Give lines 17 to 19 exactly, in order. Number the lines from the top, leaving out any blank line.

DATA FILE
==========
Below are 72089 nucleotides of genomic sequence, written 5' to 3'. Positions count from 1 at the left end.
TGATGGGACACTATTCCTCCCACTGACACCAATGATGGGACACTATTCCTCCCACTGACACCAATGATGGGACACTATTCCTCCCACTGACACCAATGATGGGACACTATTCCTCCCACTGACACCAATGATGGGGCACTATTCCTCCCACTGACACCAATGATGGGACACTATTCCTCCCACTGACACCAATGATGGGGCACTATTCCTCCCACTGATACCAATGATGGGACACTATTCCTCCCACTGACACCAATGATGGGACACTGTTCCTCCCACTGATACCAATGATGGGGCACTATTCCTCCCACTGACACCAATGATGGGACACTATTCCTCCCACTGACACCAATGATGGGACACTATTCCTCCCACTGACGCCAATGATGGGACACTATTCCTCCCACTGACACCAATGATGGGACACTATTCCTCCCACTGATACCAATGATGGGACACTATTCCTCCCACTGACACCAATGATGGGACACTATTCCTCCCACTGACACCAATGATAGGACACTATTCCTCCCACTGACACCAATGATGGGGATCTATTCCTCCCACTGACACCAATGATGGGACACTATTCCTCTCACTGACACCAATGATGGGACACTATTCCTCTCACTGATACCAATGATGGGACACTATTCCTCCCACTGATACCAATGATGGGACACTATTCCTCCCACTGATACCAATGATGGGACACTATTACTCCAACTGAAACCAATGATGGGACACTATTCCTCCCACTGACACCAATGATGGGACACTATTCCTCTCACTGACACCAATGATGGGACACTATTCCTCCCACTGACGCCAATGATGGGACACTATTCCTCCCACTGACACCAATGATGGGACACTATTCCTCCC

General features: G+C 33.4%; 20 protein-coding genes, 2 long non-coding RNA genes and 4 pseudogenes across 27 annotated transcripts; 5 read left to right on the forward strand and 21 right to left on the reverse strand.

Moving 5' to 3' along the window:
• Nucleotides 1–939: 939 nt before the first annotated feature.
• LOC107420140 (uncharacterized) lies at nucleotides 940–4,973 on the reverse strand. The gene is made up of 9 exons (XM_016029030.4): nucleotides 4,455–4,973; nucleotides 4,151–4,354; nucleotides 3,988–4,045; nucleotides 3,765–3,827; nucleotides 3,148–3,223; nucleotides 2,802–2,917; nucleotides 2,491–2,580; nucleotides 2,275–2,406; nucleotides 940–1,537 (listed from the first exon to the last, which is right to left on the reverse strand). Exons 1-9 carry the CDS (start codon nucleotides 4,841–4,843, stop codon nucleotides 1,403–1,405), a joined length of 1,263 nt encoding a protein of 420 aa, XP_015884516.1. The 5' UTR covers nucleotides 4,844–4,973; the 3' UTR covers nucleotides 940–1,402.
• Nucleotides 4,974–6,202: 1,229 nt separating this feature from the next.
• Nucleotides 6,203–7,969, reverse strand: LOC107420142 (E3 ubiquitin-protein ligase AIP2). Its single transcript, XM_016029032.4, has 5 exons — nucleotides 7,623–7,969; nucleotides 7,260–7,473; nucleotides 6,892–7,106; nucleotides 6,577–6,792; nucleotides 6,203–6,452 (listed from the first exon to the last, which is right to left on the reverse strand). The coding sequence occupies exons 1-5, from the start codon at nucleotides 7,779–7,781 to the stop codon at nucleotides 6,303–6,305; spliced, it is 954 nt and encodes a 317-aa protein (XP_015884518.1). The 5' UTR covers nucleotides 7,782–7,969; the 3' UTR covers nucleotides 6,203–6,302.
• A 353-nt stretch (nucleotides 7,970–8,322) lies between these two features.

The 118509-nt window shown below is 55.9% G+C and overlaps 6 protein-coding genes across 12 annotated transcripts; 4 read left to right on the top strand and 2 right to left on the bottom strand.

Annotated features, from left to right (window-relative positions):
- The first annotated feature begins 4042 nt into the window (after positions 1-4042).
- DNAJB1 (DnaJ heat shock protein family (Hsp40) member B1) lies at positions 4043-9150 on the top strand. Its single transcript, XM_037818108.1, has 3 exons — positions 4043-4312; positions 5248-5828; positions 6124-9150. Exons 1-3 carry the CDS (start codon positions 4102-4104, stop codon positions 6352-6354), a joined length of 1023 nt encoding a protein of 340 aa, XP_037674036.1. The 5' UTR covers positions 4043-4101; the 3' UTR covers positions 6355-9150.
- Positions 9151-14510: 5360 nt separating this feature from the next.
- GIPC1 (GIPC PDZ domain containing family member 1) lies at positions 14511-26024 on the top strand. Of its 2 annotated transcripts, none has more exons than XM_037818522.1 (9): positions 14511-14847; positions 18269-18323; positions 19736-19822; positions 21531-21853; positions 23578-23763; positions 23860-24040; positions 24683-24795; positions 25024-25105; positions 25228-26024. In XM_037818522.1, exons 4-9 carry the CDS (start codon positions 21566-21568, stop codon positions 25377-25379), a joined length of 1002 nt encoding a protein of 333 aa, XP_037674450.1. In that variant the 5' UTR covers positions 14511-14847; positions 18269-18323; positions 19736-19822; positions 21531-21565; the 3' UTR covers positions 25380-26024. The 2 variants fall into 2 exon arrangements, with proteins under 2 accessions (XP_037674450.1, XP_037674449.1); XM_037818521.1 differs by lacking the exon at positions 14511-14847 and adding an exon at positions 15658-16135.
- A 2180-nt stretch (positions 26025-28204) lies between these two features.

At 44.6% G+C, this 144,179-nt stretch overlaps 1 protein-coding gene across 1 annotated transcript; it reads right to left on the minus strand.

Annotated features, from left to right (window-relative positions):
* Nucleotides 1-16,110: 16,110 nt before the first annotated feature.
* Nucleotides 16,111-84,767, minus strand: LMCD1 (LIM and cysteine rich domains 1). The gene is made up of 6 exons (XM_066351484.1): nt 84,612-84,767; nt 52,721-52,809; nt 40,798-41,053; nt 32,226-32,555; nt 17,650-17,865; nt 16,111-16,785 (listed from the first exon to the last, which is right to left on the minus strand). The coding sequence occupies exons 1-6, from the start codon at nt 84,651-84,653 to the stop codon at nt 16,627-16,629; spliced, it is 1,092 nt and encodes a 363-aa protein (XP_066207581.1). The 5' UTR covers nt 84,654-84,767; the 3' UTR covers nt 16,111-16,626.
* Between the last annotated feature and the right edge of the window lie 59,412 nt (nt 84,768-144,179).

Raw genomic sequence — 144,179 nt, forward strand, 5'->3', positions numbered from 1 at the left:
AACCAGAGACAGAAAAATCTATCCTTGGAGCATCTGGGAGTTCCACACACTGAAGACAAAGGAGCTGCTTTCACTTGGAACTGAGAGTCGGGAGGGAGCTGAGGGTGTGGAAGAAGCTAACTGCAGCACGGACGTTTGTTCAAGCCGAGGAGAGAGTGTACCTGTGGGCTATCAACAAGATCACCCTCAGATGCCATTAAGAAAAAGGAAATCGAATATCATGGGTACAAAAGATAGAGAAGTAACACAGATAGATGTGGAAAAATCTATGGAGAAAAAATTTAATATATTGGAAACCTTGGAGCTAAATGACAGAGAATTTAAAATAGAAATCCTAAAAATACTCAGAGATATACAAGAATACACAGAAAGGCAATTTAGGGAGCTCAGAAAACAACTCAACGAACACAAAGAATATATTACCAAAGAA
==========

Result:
At 44.6% G+C, this 144,179-nt stretch overlaps 1 protein-coding gene across 1 annotated transcript; it reads right to left on the minus strand.

Annotated features, from left to right (window-relative positions):
* Nucleotides 1-16,110: 16,110 nt before the first annotated feature.